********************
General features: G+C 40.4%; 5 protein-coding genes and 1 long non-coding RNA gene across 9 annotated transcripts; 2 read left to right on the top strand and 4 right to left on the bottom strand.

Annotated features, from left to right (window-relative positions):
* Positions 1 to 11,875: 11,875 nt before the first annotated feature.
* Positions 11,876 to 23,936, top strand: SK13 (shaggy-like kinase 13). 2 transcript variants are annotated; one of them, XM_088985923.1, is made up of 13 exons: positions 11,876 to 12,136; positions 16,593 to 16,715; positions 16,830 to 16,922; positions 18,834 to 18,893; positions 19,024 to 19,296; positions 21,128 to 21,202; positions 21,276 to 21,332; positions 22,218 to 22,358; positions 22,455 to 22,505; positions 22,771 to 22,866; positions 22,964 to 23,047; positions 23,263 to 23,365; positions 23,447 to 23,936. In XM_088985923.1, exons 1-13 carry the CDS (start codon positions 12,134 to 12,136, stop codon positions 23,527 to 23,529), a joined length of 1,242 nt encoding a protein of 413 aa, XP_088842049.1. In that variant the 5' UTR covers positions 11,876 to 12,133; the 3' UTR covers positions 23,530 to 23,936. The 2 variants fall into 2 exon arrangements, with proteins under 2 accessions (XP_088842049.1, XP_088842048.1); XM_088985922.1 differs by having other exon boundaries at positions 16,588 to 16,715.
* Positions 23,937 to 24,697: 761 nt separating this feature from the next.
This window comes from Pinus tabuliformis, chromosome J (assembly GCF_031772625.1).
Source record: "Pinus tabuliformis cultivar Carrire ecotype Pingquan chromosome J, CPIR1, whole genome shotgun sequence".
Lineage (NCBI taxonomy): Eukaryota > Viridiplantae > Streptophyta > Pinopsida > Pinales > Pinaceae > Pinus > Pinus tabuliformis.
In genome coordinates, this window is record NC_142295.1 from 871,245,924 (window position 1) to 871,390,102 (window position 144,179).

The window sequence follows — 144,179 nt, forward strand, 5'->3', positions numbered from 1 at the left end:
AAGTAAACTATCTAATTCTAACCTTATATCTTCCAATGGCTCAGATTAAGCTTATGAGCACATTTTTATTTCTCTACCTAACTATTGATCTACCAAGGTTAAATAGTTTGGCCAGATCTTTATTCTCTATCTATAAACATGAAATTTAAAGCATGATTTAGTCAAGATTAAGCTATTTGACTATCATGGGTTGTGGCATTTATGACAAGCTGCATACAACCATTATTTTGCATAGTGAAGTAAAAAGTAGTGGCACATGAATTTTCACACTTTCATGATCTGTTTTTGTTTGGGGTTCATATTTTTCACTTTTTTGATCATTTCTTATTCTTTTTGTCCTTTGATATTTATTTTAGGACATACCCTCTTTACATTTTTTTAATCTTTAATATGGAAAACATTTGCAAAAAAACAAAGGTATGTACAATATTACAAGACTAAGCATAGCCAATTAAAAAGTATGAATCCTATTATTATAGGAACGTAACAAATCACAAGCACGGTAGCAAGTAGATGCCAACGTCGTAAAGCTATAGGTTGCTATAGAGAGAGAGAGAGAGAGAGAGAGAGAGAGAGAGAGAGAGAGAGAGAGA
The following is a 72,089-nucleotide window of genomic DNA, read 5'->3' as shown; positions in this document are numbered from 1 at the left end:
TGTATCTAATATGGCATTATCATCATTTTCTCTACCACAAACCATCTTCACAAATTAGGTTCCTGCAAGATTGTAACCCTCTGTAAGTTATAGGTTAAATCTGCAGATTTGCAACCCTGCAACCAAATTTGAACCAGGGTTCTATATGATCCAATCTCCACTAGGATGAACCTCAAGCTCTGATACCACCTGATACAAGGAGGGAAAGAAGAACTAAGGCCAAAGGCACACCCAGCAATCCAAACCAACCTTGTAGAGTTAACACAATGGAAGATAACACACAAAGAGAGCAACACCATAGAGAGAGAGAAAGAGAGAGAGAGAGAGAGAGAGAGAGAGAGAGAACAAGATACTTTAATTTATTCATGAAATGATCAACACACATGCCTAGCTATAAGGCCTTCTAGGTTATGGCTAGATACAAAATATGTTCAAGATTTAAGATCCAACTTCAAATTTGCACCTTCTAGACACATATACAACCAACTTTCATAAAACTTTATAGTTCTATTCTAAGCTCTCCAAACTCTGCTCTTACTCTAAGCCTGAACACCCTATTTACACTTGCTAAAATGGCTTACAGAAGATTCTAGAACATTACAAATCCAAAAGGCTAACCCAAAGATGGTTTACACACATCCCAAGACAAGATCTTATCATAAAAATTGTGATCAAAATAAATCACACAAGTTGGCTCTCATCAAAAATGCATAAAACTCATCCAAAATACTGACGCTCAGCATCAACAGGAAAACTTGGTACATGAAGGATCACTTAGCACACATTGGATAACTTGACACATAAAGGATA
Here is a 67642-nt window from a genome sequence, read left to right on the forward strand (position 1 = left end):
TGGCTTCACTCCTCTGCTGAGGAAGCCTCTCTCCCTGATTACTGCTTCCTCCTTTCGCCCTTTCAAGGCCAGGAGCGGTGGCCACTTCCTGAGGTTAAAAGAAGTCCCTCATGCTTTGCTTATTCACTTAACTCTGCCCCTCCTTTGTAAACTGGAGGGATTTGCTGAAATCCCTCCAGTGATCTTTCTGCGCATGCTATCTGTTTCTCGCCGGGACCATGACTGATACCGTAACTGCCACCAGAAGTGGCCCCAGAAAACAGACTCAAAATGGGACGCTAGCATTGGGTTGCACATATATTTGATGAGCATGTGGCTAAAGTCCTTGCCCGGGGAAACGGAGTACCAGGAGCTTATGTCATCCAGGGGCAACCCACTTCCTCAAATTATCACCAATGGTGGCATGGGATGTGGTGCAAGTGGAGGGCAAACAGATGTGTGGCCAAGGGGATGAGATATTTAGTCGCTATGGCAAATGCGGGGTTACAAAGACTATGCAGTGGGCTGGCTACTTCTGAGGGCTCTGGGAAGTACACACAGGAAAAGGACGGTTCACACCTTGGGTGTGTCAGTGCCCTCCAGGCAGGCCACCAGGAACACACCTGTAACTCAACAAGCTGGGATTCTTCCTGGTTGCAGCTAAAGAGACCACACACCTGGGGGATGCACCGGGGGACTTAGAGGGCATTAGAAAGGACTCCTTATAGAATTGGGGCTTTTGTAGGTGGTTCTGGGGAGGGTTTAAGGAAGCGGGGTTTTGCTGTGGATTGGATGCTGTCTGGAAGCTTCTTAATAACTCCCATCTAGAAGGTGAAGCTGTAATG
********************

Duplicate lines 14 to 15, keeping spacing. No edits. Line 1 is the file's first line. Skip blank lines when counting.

Here is a 67642-nt window from a genome sequence, read left to right on the forward strand (position 1 = left end):
TGGCTTCACTCCTCTGCTGAGGAAGCCTCTCTCCCTGATTACTGCTTCCTCCTTTCGCCCTTTCAAGGCCAGGAGCGGTGGCCACTTCCTGAGGTTAAAAGAAGTCCCTCATGCTTTGCTTATTCACTTAACTCTGCCCCTCCTTTGTAAACTGGAGGGATTTGCTGAAATCCCTCCAGTGATCTTTCTGCGCATGCTATCTGTTTCTCGCCGGGACCATGACTGATACCGTAACTGCCACCAGAAGTGGCCCCAGAAAACAGACTCAAAATGGGACGCTAGCATTGGGTTGCACATATATTTGATGAGCATGTGGCTAAAGTCCTTGCCCGGGGAAACGGAGTACCAGGAGCTTATGTCATCCAGGGGCAACCCACTTCCTCAAATTATCACCAATGGTGGCATGGGATGTGGTGCAAGTGGAGGGCAAACAGATGTGTGGCCAAGGGGATGAGATATTTAGTCGCTATGGCAAATGCGGGGTTACAAAGACTATGCAGTGGGCTGGCTACTTCTGAGGGCTCTGGGAAGTACACACAGGAAAAGGACGGTTCACACCTTGGGTGTGTCAGTGCCCTCCAGGCAGGCCACCAGGAACACACCTGTAACTCAACAAGCTGGGATTCTTCCTGGTTGCAGCTAAAGAGACCACACACCTGGGGGATGCACCGGGGGACTTAGAGGGCATTAGAAAGGACTCCTTATAGAATTGGGGCTTTTGTAGGTGGTTCTGGGGAGGGTTTAAGGAAGCGGGGTTTTGCTGTGGATTGGATGCTGTCTGGAAGCTTCTTAATAACTCCCATCTAGAAGGTGAAGCTGTAATG